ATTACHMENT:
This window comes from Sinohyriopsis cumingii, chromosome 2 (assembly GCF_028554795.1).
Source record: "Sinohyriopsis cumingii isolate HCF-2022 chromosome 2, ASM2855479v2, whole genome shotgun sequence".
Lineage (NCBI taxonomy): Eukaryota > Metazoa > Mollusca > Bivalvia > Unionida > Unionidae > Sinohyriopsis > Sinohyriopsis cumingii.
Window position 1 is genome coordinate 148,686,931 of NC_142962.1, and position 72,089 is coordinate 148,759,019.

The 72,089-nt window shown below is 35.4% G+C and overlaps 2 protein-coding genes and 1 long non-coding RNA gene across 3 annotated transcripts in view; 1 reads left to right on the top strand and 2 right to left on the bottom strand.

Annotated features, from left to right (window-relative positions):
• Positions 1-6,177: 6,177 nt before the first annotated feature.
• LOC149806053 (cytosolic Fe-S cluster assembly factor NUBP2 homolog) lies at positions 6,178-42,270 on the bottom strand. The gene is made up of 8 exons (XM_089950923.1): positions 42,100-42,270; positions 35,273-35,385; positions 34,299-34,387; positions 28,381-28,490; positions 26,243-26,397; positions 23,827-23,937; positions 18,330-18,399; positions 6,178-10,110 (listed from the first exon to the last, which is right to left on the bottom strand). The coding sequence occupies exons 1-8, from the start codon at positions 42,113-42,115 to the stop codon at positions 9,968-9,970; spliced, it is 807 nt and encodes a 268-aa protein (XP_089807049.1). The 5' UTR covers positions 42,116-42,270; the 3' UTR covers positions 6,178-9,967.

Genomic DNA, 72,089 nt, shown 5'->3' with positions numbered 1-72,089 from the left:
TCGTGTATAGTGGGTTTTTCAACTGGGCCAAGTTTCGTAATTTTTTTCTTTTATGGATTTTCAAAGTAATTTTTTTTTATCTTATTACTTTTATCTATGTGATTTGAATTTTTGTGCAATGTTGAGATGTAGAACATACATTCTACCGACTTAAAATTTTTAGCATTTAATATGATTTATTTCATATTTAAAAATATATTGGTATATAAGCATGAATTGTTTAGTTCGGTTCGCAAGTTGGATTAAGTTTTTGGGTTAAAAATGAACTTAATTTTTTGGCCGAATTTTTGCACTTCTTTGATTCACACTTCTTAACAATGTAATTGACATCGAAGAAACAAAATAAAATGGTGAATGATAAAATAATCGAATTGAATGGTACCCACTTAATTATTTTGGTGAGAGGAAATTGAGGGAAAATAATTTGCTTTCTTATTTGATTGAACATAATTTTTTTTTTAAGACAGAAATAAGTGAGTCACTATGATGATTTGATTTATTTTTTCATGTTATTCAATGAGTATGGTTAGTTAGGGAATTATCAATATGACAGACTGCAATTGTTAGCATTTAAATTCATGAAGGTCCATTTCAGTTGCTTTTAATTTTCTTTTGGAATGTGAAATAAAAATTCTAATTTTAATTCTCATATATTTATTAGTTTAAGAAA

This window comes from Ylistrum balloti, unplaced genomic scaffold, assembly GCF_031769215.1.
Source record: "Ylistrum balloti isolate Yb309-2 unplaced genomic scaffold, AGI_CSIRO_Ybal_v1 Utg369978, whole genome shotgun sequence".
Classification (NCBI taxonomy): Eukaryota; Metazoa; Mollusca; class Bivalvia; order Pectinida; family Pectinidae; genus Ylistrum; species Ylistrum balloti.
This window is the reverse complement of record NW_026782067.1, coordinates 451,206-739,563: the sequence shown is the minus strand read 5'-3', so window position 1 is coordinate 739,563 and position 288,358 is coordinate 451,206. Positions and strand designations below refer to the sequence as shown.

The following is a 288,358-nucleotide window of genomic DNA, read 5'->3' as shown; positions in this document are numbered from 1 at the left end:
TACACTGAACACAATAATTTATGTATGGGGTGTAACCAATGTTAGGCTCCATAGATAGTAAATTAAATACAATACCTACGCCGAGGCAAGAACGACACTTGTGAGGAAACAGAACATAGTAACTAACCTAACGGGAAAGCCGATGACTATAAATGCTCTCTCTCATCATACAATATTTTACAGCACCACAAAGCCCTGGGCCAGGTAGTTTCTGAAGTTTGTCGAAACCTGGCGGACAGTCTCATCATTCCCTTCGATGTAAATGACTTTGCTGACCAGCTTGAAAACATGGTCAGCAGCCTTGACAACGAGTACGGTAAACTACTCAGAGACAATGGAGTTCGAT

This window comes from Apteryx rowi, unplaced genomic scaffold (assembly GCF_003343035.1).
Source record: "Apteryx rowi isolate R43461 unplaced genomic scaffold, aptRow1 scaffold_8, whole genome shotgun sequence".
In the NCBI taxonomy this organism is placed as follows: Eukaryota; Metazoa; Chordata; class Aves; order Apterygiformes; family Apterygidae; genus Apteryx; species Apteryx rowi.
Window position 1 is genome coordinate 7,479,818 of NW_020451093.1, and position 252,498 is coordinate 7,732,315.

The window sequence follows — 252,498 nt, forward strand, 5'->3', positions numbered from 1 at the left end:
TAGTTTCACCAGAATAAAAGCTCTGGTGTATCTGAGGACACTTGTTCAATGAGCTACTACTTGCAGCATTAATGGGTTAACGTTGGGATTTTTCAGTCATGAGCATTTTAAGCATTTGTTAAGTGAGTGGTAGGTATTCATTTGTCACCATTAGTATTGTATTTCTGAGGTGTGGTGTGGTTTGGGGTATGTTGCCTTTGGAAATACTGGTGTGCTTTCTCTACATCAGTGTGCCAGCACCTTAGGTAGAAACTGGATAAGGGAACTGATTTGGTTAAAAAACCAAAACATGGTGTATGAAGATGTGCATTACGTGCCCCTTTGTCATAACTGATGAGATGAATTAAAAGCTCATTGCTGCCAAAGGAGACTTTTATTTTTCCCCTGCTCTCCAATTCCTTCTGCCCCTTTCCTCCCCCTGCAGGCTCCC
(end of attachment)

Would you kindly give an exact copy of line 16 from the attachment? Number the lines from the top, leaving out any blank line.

TACACTGAACACAATAATTTATGTATGGGGTGTAACCAATGTTAGGCTCCATAGATAGTAAATTAAATACAATACCTACGCCGAGGCAAGAACGACACTTGTGAGGAAACAGAACATAGTAACTAACCTAACGGGAAAGCCGATGACTATAAATGCTCTCTCTCATCATACAATATTTTACAGCACCACAAAGCCCTGGGCCAGGTAGTTTCTGAAGTTTGTCGAAACCTGGCGGACAGTCTCATCATTCCCTTCGATGTAAATGACTTTGCTGACCAGCTTGAAAACATGGTCAGCAGCCTTGACAACGAGTACGGTAAACTACTCAGAGACAATGGAGTTCGAT